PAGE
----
Fortunately for the publishers of Shevardnadze's quickie account of his years as the USSR's foreign minister, the author remained on the side of the angels during the recent, botched coup. Unfortunately for most readers, his selective and largely self- serving tract raises appreciably more questions than it answers. Shevardnadze (now 61) accords notably short shrift to his boyhood and subsequent career as a Communist Party official in Georgia, an omission that will leave many to wonder how he climbed the slippery pole of a provincial bureaucracy and what forces might have given him the will to pursue democratic, even populist, ideals. Nor, save for the brief assurance that he and Gorbachev became fast friends as young apparatchiks, does the author have much to say about his early relationship with the embattled Soviet President. In disjointedly recounting his role in resolving the Afghan conflict, the USSR's withdrawal from Eastern Europe, the Chernobyl disaster, and other epic events, Shevardnadze is scarcely more informative. At times, in fact, he's irritatingly coy. For example, he leaves to ``future textbooks on diplomacy'' the details of the compromise that enabled him and Deng Xiaoping to reach the agreement that normalized the Soviet Union's relations with mainland China. And with more piety than wit, he offers a wealth of rhetoric attesting to his abiding respect for human rights, the environment, economic opportunity, artistic expression, peace, international amity, and other politically correct values. The book's epilogue, though, written just in the past few days, offers an exciting eyewitness account of the coup and Shevardnadze's role in resisting it—and seems to put to rest his friendship with Gorbachev, whom he accuses of ``spoon-feeding the junta with...his poor judgment of people, his indifference towards his true allies, his distrust of democratic forces....'' On the evidence of the disappointingly exiguous memoir at hand, Shevardnadze would have been well advised to let his dramatic year-end 1990 resignation speech, in which he explicitly warned against the threat of dictatorship, continue to speak for itself.

Pub Date: Sept. 23, 1991

ISBN: 0-02-928617-4

Page Count: 280

Publisher: Free Press

Review Posted Online: May 20, 2010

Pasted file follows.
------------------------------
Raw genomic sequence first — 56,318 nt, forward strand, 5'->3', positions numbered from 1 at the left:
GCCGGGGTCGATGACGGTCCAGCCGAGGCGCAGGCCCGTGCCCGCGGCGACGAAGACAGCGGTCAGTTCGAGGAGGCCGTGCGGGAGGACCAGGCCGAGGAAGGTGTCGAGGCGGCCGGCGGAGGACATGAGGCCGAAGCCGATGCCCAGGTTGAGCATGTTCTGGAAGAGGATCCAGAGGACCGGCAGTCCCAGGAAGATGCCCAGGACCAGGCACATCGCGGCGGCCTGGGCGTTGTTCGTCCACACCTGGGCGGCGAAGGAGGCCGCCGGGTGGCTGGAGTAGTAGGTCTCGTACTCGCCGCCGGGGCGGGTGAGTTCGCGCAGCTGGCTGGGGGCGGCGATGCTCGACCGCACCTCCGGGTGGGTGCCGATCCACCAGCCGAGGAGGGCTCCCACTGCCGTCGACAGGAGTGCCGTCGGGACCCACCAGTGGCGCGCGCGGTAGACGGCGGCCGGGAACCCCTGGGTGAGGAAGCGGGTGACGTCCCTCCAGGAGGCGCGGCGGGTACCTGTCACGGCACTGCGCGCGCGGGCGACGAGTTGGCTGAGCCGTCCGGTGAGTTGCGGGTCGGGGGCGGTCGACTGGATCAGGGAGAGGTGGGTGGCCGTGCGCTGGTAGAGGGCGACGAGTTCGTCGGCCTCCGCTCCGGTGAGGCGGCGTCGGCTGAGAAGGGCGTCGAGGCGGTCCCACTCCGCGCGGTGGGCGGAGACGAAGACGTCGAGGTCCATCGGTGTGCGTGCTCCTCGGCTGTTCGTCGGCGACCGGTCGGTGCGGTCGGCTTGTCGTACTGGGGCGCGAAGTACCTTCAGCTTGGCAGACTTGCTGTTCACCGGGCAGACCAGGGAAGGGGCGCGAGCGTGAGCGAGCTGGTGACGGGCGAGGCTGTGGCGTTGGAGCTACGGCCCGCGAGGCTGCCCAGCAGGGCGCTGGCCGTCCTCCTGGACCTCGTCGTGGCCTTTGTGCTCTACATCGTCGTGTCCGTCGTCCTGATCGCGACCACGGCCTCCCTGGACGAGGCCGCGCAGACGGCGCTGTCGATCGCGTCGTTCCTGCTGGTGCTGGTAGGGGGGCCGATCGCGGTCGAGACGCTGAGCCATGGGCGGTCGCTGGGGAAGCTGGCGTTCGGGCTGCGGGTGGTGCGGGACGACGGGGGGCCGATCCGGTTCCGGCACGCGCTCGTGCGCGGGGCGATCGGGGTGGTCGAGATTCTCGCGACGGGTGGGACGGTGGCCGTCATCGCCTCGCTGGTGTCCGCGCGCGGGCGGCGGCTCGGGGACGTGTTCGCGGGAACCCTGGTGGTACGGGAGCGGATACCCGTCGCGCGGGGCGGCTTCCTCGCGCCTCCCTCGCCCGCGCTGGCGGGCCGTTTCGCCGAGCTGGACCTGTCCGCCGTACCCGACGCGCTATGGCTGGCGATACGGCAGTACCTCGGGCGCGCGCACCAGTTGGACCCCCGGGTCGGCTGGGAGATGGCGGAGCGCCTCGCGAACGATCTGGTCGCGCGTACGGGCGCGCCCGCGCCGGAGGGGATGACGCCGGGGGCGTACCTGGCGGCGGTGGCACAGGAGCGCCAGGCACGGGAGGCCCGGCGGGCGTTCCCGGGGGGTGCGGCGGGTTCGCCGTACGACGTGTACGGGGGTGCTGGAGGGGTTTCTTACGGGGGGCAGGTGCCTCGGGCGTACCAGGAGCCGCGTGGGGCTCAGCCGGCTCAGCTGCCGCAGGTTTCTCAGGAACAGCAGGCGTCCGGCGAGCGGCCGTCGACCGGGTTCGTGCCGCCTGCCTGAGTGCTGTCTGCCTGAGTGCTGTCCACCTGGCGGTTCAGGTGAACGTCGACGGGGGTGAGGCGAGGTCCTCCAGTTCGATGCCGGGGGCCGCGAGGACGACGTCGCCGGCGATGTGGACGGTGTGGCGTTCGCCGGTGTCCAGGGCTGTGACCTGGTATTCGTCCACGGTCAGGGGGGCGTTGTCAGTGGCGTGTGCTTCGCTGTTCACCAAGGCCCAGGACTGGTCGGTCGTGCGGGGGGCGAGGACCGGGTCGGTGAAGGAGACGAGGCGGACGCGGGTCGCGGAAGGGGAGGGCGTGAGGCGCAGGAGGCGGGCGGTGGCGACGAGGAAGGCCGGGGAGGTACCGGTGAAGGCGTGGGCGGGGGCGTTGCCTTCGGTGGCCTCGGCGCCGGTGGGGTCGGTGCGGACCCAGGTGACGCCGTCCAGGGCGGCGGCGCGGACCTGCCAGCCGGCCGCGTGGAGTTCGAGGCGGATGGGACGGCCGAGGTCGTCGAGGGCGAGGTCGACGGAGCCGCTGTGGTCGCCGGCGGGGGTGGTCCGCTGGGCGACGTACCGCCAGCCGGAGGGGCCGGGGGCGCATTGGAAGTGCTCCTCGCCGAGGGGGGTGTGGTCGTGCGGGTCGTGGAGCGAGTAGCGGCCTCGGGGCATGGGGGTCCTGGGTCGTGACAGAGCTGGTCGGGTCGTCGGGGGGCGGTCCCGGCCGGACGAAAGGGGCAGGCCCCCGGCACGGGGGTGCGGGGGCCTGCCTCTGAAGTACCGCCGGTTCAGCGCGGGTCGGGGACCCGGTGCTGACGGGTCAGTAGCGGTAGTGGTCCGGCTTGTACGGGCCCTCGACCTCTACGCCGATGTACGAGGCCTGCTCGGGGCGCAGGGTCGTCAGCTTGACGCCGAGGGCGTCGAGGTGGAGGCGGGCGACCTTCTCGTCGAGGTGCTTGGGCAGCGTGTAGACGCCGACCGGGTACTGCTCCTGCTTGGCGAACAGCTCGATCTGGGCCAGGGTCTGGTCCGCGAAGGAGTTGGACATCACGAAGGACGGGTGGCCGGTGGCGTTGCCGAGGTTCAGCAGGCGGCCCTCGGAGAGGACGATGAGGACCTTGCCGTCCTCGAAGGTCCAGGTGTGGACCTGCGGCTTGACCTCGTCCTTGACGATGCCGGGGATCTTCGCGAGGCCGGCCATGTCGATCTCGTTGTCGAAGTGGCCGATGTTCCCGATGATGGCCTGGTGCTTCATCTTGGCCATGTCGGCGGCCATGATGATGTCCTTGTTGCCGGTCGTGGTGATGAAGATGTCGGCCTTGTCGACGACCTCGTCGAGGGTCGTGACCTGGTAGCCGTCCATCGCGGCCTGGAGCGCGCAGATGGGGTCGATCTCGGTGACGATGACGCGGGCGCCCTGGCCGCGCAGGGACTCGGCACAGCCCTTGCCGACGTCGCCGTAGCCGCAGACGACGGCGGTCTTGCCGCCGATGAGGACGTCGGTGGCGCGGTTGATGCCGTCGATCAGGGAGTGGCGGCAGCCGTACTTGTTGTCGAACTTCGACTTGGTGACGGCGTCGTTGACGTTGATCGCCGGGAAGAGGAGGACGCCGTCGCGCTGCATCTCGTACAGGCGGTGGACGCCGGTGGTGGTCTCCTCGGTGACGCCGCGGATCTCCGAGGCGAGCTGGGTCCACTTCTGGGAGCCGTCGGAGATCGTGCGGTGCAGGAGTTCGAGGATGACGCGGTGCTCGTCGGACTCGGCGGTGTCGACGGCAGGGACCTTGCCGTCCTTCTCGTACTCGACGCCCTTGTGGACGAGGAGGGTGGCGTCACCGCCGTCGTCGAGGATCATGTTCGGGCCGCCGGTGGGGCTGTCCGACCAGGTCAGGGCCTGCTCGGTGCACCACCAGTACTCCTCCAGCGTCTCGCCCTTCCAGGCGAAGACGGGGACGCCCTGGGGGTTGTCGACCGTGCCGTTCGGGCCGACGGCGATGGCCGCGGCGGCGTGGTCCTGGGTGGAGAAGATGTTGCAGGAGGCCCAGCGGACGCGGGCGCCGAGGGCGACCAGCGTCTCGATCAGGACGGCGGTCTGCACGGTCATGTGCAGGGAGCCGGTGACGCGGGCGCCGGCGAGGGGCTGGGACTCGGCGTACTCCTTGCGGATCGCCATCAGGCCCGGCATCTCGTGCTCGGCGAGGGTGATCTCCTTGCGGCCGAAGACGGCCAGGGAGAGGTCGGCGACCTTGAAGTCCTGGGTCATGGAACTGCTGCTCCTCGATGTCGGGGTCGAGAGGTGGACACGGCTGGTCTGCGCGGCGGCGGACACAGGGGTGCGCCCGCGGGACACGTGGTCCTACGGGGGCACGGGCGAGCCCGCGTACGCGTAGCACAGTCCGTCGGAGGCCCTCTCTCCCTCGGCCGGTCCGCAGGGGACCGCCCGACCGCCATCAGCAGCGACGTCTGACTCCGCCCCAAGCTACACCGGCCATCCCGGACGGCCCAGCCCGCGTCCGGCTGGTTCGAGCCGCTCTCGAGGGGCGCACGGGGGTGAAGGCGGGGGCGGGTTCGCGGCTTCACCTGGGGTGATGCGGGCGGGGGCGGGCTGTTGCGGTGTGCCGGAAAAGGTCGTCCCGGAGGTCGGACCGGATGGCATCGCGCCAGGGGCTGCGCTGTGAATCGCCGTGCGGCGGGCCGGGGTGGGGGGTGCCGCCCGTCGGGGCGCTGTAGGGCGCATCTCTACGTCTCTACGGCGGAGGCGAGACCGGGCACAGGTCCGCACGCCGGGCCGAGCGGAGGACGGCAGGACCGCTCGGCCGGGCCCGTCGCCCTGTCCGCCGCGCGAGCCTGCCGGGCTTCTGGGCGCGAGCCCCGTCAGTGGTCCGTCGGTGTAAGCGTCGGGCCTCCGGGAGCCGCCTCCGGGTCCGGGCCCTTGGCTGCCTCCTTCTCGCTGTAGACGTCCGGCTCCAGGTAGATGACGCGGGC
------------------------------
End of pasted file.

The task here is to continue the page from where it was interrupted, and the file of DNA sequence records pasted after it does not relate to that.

Kirkus Reviews Issue: Sept. 15, 1991

Did you like this book?

No Comments Yet

The author's youthfulness helps to assure the inevitable comparison with the Anne Frank diary although over and above the...


Elie Wiesel spent his early years in a small Transylvanian town as one of four children. 

He was the only one of the family to survive what Francois Maurois, in his introduction, calls the "human holocaust" of the persecution of the Jews, which began with the restrictions, the singularization of the yellow star, the enclosure within the ghetto, and went on to the mass deportations to the ovens of Auschwitz and Buchenwald. There are unforgettable and horrifying scenes here in this spare and sombre memoir of this experience of the hanging of a child, of his first farewell with his father who leaves him an inheritance of a knife and a spoon, and of his last goodbye at Buchenwald his father's corpse is already cold let alone the long months of survival under unconscionable conditions. 

The author's youthfulness helps to assure the inevitable comparison with the Anne Frank diary although over and above the sphere of suffering shared, and in this case extended to the death march itself, there is no spiritual or emotional legacy here to offset any reader reluctance.

Pub Date: Jan. 16, 2006

ISBN: 0374500010

Page Count: 120

Publisher: Hill & Wang

Review Posted Online: Oct. 7, 2011

Kirkus Reviews Issue: Jan. 15, 2006

Did you like this book?


For Howard Zinn, long-time civil rights and anti-war activist, history and ideology have a lot in common. Since he thinks that everything is in someone's interest, the historian—Zinn posits—has to figure out whose interests he or she is defining/defending/reconstructing (hence one of his previous books, The Politics of History). Zinn has no doubts about where he stands in this "people's history": "it is a history disrespectful of governments and respectful of people's movements of resistance." So what we get here, instead of the usual survey of wars, presidents, and institutions, is a survey of the usual rebellions, strikes, and protest movements. Zinn starts out by depicting the arrival of Columbus in North America from the standpoint of the Indians (which amounts to their standpoint as constructed from the observations of the Europeans); and, after easily establishing the cultural disharmony that ensued, he goes on to the importation of slaves into the colonies. Add the laborers and indentured servants that followed, plus women and later immigrants, and you have Zinn's amorphous constituency. To hear Zinn tell it, all anyone did in America at any time was to oppress or be oppressed; and so he obscures as much as his hated mainstream historical foes do—only in Zinn's case there is that absurd presumption that virtually everything that came to pass was the work of ruling-class planning: this amounts to one great indictment for conspiracy. Despite surface similarities, this is not a social history, since we get no sense of the fabric of life. Instead of negating the one-sided histories he detests, Zinn has merely reversed the image; the distortion remains.

Pub Date: Jan. 1, 1979

ISBN: 0061965588

Page Count: 772

Publisher: Harper & Row

Review Posted Online: May 26, 2012

Kirkus Reviews Issue: Jan. 1, 1979

Did you like this book?

No Comments Yet